No permits are required to the Monte Rosa circuit trek.

Is altitude sickness a risk on the Monte Rosa trek?

No, you will not cross passes any higher than 3,300 meter, and since you’re hiking slowly to this altitude, you have more than sufficient time to acclimatize.

Most people don’t feel any symptoms of altitude sickness before reaching 3000-3500 meter.  But this is when they haven’t spent enough time acclimatizing.

What gear do I need for the Monte Rosa?

To do a serious hike like the Tour de Monte Rosa you will need appropriate layered clothing, including a warm insulated jacket and a hard shell waterproof layer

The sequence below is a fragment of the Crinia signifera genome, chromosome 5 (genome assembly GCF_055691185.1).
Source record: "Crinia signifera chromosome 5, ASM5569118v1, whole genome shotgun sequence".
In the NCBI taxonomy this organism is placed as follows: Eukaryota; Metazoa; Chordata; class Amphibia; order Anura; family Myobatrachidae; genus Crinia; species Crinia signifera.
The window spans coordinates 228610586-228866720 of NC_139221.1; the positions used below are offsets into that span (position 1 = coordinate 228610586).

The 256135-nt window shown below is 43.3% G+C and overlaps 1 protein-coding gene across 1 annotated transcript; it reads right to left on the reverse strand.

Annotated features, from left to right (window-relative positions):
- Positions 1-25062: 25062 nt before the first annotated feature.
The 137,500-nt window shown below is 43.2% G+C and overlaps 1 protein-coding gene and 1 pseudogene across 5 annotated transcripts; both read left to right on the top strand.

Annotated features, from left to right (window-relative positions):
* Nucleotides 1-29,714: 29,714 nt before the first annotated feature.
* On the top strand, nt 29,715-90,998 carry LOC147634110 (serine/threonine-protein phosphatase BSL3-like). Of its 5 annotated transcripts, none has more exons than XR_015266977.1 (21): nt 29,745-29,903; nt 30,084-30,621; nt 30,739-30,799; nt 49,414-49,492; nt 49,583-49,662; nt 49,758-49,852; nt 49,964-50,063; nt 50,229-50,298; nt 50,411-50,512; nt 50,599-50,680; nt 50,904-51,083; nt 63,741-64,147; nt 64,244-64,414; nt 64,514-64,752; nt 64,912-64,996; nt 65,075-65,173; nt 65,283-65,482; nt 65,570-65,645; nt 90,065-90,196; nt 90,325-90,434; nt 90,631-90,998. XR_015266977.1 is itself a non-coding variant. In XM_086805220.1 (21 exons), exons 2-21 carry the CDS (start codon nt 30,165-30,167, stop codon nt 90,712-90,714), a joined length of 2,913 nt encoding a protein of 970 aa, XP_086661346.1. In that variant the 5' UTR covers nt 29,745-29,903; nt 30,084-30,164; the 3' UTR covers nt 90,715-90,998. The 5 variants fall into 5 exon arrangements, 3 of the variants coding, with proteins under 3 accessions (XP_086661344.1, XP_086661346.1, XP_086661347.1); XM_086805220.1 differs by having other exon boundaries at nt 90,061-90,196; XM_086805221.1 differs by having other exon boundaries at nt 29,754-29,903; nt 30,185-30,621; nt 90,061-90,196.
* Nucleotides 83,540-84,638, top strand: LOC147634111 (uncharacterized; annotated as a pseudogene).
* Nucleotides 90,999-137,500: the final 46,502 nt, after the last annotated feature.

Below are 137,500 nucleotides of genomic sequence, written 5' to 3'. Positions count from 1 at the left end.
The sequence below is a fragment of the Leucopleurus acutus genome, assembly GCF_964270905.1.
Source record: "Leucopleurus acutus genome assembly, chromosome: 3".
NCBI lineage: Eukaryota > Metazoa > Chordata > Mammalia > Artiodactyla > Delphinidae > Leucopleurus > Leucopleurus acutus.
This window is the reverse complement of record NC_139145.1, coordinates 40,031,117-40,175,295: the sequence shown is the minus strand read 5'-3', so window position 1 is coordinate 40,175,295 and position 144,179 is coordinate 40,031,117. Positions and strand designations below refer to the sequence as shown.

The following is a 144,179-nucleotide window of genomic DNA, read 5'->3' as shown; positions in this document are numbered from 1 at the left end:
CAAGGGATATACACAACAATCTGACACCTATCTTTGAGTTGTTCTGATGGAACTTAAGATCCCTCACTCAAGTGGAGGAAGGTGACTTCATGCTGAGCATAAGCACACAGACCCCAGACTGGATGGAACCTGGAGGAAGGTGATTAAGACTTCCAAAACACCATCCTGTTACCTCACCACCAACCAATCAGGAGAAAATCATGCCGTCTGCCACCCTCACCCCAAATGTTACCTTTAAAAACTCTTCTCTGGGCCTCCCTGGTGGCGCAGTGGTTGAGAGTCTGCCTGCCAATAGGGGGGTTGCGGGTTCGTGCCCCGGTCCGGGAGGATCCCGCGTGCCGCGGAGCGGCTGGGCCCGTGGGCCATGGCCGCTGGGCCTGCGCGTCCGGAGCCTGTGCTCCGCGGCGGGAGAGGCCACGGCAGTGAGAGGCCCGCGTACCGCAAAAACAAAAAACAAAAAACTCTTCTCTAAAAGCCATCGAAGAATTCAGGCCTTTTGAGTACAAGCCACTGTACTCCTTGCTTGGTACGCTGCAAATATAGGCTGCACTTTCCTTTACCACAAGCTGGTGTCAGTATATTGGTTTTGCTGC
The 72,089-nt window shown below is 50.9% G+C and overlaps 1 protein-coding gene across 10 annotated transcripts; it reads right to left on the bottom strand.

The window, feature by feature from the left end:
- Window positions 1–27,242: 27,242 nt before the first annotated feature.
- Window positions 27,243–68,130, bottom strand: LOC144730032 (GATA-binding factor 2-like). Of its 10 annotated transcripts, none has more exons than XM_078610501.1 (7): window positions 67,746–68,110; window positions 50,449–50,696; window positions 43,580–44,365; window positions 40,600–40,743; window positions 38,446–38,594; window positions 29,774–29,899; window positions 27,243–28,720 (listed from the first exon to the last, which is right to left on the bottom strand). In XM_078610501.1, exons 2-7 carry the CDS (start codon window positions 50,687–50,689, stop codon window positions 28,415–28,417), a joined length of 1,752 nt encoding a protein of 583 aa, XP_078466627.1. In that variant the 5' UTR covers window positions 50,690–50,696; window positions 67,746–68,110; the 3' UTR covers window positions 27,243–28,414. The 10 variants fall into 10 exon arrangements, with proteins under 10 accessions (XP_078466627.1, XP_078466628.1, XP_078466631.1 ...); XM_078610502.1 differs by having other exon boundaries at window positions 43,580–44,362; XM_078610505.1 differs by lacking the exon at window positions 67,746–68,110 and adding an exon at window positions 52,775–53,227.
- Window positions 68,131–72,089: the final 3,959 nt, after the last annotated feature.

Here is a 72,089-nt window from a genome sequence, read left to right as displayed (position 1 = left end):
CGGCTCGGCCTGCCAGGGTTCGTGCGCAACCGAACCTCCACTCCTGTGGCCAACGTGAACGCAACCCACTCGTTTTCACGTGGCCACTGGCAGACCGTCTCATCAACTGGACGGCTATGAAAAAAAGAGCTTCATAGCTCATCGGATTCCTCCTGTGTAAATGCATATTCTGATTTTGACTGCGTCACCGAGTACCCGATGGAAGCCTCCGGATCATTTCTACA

Some comfortable lightweight trekking boots are a must to enjoy this trek, while good waterproofs are essential, not only to protect you against rain or snowfall but to double as windproofs. Since you’ll be crossing passes of more than 3000 meters, gloves and several base / second layers may prove useful. Trekking poles are a good way to not overload your knees and ankles.

If you are hiking unsupported you will need to carry a 50-60L backpack, however, if you plan to join an organised tour then many organisations will often include luggage transfer to your next accommodation in the valley, so you only need to carry a small backpack with some lunch, snacks and clothes.

A good three season, preferably four season sleeping bag is a must!

To help you plan and prepare for your trek we recommend reading our gear section.

About the author 

Mark Whitman